by Brad Nelson
I once said that this was one of the top 500 movies of all time. Rather than this being a slight, remember that tens of thousands, if not hundreds of thousands, of movies have been made since the invention of motion pictures. If I called you one of the top 1000 people on earth, you might well receive that as a compliment if you consider that there are over 4 billion people alive today.
But I was wrong about this being in the top 500. Let me explain why.
The Princess Bride is a movie that has so many things that we like in movies. It has adventure, romance, swashbuckling, intrigue, castles, fair maidens, magic, pirates, giants, and a good story that ties them all together into a truly watchable and re-watchable film.
It also avoids most of the tiresome cliches. If you don’t want spoilers, stop here, although I’m assuming most have seen this movie. If not, stop reading and go watch. In The Princess Bride, the villain stays dead and doesn’t magically reappear again and again extending the film needlessly and tagging on sequel-begging endings. In The Princess Bride, when someone is stabbed or hurt, they stay stabbed or hurt and aren’t magically healed in the next scene.
This is even an agile film. One of the villains (the young Spaniard, Inigo Montoya) remains not the stereotypical scoundrel but morphs into something more noble even while the hero of the story (Westley) for a time morphs into a pirate who has a rough edge and probably a rougher background we can mostly just guess at. And the fair “one true love” maiden isn’t always so faithful. Imagine that, character development in what at first glance would appear to be a rather typical one-dimensional fairy tale.
Wow, and I really liked that scene where the fleet of multi-colored dragons breathing special-effects fire stormed down from the special-effects clouds and ravaged the special-effects castle that then crumbled to the ground in special-effects glory.
Oh…wait. That didn’t happen. In fact, I can’t remember if there were any special effects…always the mark of a filmmaker who puts story and characters over glitz, as is the case in The Princess Bride. There are great sets, great costumes, and some pleasing stunts, for sure, but no CGI dragons. And this movie is the better for it.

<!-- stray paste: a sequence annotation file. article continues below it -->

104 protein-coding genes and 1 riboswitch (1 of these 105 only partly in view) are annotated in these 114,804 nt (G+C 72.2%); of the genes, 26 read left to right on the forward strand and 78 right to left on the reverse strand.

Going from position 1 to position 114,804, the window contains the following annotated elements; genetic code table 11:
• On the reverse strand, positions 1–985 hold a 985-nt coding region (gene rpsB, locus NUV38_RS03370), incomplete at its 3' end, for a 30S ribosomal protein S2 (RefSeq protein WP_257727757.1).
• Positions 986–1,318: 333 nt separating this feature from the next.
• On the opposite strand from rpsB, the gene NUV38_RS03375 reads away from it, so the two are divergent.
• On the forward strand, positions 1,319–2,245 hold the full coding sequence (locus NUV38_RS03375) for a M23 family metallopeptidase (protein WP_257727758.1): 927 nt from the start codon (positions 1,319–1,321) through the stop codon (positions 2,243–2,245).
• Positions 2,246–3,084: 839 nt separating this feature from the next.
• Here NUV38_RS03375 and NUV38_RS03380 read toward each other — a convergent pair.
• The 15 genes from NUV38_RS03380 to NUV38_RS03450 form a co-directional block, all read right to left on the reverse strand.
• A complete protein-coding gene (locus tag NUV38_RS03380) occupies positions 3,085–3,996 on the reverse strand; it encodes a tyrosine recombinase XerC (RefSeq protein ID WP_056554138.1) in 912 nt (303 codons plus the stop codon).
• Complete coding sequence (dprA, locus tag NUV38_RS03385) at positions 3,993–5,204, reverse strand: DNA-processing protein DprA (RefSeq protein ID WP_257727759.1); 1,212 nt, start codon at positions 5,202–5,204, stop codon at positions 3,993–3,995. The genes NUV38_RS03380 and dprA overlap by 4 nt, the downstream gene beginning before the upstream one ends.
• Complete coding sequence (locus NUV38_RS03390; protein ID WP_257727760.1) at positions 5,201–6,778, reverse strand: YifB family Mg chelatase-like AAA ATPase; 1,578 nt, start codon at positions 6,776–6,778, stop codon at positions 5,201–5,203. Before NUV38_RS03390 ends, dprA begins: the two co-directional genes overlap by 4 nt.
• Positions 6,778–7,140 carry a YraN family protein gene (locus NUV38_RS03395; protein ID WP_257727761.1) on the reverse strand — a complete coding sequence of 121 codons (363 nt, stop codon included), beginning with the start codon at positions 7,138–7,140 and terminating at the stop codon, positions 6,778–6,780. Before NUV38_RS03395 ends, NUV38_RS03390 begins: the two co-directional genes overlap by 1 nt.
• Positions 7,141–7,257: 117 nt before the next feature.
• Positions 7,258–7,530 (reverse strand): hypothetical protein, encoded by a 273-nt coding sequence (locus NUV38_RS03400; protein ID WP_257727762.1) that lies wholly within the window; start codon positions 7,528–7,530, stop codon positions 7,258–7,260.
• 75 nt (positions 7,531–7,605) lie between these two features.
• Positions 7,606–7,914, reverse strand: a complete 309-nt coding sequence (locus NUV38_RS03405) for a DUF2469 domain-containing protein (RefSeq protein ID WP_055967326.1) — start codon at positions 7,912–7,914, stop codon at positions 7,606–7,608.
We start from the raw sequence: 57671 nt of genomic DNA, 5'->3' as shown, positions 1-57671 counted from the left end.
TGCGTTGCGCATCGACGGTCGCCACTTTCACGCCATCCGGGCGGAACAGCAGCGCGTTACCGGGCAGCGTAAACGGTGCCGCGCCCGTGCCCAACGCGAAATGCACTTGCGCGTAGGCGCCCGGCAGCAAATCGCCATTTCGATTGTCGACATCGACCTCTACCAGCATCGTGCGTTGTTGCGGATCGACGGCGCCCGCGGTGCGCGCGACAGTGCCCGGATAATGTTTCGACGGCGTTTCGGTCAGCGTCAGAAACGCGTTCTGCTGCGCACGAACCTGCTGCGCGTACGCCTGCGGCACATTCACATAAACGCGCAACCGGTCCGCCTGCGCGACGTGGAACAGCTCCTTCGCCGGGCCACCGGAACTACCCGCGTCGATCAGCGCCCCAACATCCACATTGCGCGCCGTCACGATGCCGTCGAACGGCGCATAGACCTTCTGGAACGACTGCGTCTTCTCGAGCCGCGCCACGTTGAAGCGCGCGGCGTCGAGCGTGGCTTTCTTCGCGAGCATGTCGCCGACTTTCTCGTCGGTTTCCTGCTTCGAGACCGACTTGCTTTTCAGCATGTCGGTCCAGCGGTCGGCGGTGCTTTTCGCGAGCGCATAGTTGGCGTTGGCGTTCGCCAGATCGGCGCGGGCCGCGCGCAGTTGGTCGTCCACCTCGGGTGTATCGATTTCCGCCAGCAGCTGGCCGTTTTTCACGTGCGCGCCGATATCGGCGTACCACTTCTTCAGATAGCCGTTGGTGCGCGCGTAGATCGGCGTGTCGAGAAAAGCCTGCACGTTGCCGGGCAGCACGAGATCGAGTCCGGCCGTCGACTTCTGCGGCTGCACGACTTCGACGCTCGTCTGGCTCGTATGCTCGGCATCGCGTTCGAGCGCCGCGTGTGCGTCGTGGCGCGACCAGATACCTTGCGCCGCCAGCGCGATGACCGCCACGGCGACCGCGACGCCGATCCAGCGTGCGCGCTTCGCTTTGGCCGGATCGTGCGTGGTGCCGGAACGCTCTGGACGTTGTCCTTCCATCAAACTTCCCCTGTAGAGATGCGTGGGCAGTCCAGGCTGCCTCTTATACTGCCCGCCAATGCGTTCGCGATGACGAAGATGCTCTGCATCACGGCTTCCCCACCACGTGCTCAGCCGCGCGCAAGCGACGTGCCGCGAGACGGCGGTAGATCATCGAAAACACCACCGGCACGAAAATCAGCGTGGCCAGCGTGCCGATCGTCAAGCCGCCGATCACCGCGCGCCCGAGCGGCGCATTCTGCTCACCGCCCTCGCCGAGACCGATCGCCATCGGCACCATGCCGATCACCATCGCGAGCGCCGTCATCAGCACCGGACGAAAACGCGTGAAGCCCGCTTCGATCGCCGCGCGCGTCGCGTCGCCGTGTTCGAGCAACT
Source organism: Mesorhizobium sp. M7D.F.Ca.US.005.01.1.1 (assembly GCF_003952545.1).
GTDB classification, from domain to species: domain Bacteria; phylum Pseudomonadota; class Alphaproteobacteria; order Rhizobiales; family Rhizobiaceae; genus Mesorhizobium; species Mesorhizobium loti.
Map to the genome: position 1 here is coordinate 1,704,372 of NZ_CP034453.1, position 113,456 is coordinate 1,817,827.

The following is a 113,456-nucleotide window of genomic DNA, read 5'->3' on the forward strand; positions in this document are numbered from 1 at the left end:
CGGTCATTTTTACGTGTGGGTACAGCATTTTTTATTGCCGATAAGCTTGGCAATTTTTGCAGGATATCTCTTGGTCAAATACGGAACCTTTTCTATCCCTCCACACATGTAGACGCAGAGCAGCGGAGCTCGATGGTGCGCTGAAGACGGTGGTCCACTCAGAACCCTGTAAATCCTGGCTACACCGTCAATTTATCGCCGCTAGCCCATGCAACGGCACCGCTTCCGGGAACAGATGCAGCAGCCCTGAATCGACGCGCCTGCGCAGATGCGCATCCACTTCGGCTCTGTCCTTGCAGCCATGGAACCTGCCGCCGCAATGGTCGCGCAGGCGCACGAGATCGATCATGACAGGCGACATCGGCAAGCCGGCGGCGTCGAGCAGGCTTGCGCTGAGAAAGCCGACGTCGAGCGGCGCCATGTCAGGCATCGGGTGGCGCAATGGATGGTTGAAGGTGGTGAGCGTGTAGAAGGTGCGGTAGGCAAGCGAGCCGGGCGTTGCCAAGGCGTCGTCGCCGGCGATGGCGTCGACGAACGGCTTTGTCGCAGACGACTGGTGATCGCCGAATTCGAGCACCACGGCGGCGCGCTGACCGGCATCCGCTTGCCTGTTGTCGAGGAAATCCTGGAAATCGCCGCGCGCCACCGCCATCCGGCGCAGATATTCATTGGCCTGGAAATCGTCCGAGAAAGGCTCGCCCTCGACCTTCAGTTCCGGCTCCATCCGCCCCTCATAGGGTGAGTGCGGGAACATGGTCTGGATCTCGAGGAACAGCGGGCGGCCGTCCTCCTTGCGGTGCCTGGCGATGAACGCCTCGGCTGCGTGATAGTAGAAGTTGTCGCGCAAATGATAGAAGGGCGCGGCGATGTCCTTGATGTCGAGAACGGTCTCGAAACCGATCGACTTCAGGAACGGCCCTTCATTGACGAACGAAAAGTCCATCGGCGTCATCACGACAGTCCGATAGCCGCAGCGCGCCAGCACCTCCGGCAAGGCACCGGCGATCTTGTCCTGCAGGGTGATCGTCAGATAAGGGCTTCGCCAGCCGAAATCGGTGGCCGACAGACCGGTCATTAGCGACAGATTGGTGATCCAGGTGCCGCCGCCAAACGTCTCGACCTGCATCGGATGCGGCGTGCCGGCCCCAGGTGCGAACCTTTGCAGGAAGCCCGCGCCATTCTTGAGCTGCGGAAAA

And who can ever forget that pair of cute, rapscallion, always-ready-with-a-witty-comment token kids who are tagging along just to keep the kiddies in the audience interested? Oh…wait. There aren’t any of those either. Praise the movie gods.
This was, on the face of it, rather an adult film where adventure and sometimes quite intelligent humor was placed ahead of ticking off all the things that modern filmmakers think every film must have to attract the maximum demographic including kiddies and Jackasses. Such a method tends to only ever give us lowest common denominator films.
Even so, despite my effusive praise, this film does not belong in the top 500 of all time.
One of the more pleasing aspects of The Princess Bride is that it is a story framed within another story. Fred Savage (who plays the grandson) is home sick for the day and his grandfather (played by Peter Falk) stops by to read him a story, a story called “The Princess Bride.” At first, Savage plays the typical young boy of that day and of our day — bored to tears with anything so old-fashioned as a book, especially one that contains kissing. Yuck. But Savage is slowly drawn in and by the end of the movie he won’t let grandpa stop. Both these actors anchor this film and make this aspect of it work splendidly.
But the main problem with The Princess Bride is that it won’t willingly fit neatly into any modern category. It — I’m aghast to say — treats the audience as if romance, adventure, danger, intrigue, conflict, and humor were things good enough in themselves (if well done) to create a good movie. I kept thinking, “Where are my camera shakes? Where are my quick cuts? I need my freneticism!”
This movie is based upon a very good book, but that fact alone can’t necessarily protect it from moviemakers reaching into their bag of cliches or drowning the story in unnecessary and excessive special effects.
In short, to make a really fine film means respecting that the audience are not a bunch of nose-picking idiots who will respond only to tired cliches, over-the-top violence, and/or effusive CGI. It also means that the filmmaker must subordinate his own narrow predilections to the purposes of telling a faithful story. That is, he must put artfulness above the kind of shallow, hollow, product-placement-oriented films that George Lucas has ruined himself on. Frankly, we’re running short of people in Hollywood who can do what Rob Reiner has done here.
The problem with The Princess Bride, from a tradition perspective, is that it’s not a marketing vehicle for Pepsi, for Reese’s Pieces, or is intended to spin-off a series of theme park rides or video games. It’s not an “important” film that makes a pressing “social statement.” And it’s not a film that seeks to spawn an unending chain of half-wit, half-baked sequels. It’s just a movie. It’s only a movie.
It’s therefore the kind of movie we all used to love as kids — and as adults — until many of the filmmakers themselves forgot that the audience’s one true love was to be entertained and to be taken away into imaginative places and to be thrilled with adventures that need not be measured in BBPM (buckets of blood per minute).
So, in retrospect, The Princess Bride fits not in the top 500 films of all time but in the top 100, perhaps even in the top 75. It is a film that captures the magic that only movies, when well done, can create. I anoint it with 4.1 can’t-understand-what-the-hell-the-giant-is-mumbling’s out of 5. A classic. Good film making is only mostly dead. • (1665 views)